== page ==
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The Power of Maps

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3.50  ·  Rating details ·  88 ratings  ·  11 reviews
This volume ventures into terrain where even the most sophisticated map fails to lead--through the mapmaker's bias. Denis Wood shows how maps are not impartial reference objects, but rather instruments of communication, persuasion, and power. Like paintings, they express a point of view. By connecting us to a reality that could not exist in the absence of maps--a world of ...more
Paperback, 248 pages
Published October 16th 1992 by The Guilford Press
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3.50  · 
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 ·  88 ratings  ·  11 reviews


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Lisa
Apr 29, 2013 rated it really liked it  ·  review of another edition
Mapping philosophy with a twist of curmudgeonliness, parsing cartography from the top down: the power structure, the agendas, the symbology, the unstated. You get a healthy dose of mapmaking semiotics, which is not necessarily a bad thing unless you never want to see the words "signified" and "signifier" again as long as you live. But I like Denis Wood's take on things, and the chapter where he recreates a child's cognitive evolution of hillsign making, including unpacking the way landmasses are ...more
Andrew
I'm still not sure how I felt about this book. Part of the problem is that it was far more philosophically oriented than I was expecting. There were a few pages and one whole chapter toward the end that I skimmed enough to know that I wasn't interested in reading, and just skipped. I was expecting a much more practical book on how to make maps that work well, and how to balance what a map needs to show vs. what would make it too cluttered to be useful. Instead what I got was a treatise on the fa ...more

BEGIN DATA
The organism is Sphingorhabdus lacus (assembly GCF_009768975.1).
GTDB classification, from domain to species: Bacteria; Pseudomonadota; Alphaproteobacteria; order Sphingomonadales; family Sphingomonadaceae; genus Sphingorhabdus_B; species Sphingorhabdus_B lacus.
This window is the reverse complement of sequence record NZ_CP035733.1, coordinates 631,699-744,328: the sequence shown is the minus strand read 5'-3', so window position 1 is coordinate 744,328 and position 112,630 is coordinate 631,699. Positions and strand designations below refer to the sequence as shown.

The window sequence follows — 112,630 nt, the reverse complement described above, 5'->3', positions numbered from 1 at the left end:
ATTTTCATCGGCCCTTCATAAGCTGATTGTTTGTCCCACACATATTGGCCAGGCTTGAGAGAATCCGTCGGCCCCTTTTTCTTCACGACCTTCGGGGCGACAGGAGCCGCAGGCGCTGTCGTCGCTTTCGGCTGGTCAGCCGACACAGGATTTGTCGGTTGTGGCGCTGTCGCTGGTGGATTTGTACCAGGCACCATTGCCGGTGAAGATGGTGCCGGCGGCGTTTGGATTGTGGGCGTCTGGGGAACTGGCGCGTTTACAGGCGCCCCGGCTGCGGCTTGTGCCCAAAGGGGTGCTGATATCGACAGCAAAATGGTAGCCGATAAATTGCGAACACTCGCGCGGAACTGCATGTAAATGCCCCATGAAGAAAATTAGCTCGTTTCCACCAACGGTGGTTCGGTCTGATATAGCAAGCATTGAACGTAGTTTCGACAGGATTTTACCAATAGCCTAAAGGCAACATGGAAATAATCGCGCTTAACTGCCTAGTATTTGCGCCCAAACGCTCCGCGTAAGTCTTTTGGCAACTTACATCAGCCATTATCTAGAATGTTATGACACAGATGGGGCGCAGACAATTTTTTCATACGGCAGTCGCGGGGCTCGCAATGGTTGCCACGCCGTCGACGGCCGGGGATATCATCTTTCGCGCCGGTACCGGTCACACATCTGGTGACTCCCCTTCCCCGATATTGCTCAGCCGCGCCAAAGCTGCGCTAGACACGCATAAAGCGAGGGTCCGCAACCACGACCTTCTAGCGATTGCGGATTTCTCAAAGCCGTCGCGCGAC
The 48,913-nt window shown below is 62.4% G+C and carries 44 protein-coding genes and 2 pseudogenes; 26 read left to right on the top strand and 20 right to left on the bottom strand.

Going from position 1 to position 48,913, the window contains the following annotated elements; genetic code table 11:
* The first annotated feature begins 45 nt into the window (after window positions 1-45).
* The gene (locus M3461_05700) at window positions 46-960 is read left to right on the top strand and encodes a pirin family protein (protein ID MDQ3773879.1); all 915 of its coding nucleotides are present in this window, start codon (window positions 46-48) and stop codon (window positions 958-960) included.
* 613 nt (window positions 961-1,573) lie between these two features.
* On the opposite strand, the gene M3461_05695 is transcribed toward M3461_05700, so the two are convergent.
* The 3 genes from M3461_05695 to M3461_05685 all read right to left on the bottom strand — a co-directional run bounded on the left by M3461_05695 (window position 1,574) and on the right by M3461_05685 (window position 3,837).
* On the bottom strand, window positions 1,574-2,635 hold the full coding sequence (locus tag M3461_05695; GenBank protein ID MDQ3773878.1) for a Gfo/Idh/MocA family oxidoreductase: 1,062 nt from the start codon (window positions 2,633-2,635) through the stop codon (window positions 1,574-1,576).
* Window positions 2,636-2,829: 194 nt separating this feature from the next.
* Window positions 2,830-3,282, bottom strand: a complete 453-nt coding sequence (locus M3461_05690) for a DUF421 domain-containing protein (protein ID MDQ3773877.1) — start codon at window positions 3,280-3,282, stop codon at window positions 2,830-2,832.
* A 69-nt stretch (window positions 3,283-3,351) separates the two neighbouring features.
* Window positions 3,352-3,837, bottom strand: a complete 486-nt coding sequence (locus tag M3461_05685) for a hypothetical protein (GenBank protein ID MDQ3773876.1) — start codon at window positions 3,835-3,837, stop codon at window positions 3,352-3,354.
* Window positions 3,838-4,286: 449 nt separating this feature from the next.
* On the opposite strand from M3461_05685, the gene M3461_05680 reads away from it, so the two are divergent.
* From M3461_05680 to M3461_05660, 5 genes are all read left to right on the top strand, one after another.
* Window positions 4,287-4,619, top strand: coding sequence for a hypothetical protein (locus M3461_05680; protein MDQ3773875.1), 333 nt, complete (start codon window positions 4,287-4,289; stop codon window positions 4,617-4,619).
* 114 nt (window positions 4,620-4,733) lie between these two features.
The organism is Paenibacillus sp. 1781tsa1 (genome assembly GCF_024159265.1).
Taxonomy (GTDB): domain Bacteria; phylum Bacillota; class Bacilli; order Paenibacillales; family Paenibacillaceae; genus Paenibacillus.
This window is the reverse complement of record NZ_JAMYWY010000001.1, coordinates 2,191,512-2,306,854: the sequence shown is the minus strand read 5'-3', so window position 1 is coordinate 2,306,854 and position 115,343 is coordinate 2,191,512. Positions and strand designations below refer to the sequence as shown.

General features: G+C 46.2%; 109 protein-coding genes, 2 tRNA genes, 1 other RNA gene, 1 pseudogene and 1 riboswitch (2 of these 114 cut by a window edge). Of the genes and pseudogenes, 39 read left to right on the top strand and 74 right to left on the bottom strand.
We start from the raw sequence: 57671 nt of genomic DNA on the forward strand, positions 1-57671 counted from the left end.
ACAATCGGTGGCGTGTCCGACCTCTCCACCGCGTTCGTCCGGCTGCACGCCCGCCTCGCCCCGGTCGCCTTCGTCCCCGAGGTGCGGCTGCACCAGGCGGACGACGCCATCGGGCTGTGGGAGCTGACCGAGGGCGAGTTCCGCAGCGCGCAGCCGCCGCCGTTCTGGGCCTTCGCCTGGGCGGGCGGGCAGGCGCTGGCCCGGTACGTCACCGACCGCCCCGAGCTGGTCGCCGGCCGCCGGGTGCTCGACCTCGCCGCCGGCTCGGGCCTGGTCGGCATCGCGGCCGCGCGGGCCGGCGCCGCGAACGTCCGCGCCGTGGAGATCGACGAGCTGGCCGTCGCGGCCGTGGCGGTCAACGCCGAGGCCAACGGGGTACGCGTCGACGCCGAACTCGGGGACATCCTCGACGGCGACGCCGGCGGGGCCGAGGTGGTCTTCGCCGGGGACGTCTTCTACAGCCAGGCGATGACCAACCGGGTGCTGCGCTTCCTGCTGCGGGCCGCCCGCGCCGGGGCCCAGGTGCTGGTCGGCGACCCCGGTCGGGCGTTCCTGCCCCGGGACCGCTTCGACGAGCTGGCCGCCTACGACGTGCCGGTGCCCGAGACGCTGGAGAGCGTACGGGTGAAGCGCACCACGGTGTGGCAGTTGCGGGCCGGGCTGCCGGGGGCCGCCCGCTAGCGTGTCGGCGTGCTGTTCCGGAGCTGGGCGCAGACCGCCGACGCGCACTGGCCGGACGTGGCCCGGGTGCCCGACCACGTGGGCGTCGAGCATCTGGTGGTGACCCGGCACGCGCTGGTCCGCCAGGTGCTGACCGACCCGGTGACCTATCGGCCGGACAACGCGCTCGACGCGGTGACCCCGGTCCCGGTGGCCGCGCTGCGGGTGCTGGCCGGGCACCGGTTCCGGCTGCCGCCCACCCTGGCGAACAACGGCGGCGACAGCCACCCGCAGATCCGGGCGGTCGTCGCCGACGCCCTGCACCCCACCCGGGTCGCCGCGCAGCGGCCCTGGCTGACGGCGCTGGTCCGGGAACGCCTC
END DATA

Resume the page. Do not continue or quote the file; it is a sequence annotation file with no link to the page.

Carlos Ortiz
Dec 03, 2016 rated it really liked it  ·  review of another edition
Shelves: non-fiction
I found Wood’s literary style somewhat cumbersome. However, this book is essential for the philosophical and earnest cartographer. It discusses not only the history of maps but their social meaning. For example, what is the significance and intent of a county map that runs borders through Indian reservations? Denis Wood goes deep into the social contribution made by cartographers.
Chris J
Jul 25, 2011 rated it it was ok
I was excited to read this book but became incredibly annoyed with his voice. Someone stop him before he breaks his arm patting himself on the back!
Havva
Feb 04, 2008 rated it liked it
Shelves: human-studies
Not the easiest read, and didn't really have much that was new to me. But I'm in favor of people reading this because it illustrates the dangers of blindly trusting experts, the fact that maps are always political and the necessity of taking EVERYTHING you read in the newspapers with a grain of salt.
Jenne
Nov 10, 2007 rated it really liked it
I really enjoyed this--the sociology and semiotics of maps was not something I every really thought about before.
The guy's writing style is kind of entertaining--he has this habit of using a lot of ellipses and. . .italics. Which gives you the impression that he is deeply. . .stoned.
Kim
Jan 24, 2008 marked it as to-read
Someone buy this for me!
Chris
Dec 13, 2013 added it
must read, terrific!
Katie
Oct 30, 2007 marked it as to-read
Heard him speak on This American Life about this book...sounds fascinating. Can't wait to get to it. I love the idea of mapping pumpkin faces or graffitti...sounds like poetry to me.
Jenn
Jun 18, 2007 added it
Shelves: 2007books
This one is taking me a while...who knew you could say so much about maps!!
Angela
Aug 12, 2010 rated it it was ok
Shelves: non-fiction
Curmudgeonly rant on how maps ALWAYS have an agenda. I probably would have been more impressed if I hadn't already read/heard/been immersed in similar discussions about bias in science.
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